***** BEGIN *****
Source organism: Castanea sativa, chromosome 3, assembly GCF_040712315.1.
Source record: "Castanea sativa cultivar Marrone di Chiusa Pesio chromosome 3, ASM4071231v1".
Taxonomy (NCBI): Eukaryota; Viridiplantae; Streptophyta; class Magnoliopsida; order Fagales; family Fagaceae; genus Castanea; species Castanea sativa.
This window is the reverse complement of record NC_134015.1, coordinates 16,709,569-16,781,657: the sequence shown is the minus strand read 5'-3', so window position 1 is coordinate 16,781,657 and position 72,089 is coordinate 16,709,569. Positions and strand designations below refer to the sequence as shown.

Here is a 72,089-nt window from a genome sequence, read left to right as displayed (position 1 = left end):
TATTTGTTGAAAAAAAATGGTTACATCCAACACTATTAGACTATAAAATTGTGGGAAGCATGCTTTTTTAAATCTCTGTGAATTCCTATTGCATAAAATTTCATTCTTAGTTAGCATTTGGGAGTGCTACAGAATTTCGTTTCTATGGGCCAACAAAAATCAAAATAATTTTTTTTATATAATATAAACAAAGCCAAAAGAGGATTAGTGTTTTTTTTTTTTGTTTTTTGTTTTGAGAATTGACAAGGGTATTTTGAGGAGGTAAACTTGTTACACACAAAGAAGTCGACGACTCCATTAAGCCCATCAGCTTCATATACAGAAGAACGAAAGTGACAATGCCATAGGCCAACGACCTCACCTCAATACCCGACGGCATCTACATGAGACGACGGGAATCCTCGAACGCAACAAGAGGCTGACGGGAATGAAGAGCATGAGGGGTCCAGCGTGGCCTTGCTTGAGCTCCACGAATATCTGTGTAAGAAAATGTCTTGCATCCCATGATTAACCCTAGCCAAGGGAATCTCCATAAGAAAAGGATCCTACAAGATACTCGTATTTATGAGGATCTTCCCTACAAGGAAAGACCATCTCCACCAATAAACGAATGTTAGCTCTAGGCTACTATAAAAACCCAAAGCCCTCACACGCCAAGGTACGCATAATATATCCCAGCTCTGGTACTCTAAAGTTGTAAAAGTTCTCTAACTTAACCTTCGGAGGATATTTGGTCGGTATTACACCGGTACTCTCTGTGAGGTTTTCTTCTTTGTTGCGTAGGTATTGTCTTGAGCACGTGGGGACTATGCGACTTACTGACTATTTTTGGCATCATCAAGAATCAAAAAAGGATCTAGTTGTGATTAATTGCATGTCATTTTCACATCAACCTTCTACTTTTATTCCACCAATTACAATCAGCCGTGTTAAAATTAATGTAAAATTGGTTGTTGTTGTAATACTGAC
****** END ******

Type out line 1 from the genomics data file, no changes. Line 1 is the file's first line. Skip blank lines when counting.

Source organism: Castanea sativa, chromosome 3, assembly GCF_040712315.1.